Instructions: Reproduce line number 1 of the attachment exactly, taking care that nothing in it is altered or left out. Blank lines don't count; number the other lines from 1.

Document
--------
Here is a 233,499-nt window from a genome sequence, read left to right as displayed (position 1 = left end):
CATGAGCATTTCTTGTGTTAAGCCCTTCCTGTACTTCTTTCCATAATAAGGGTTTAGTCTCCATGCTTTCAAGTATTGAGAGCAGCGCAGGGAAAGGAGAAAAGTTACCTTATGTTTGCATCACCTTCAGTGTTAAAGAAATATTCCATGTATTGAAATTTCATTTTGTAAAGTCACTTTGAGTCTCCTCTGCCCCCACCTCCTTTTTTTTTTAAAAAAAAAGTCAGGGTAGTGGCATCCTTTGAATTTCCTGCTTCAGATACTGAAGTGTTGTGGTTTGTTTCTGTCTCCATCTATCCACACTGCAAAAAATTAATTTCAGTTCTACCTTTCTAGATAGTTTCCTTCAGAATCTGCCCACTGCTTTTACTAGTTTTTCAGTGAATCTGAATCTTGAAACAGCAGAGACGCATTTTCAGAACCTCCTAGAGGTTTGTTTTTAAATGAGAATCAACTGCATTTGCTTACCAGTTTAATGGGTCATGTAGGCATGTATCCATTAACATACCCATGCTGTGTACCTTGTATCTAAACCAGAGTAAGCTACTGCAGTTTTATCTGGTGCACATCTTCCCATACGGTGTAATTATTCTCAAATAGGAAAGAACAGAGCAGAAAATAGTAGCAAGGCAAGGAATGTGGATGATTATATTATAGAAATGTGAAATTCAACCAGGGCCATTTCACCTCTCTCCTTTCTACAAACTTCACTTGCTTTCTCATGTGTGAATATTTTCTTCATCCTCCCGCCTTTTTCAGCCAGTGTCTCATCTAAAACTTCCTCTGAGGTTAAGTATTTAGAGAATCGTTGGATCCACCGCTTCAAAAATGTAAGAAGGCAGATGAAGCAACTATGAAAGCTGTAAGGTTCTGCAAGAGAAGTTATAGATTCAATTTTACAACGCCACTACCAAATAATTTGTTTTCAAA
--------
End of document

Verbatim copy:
Here is a 233,499-nt window from a genome sequence, read left to right as displayed (position 1 = left end):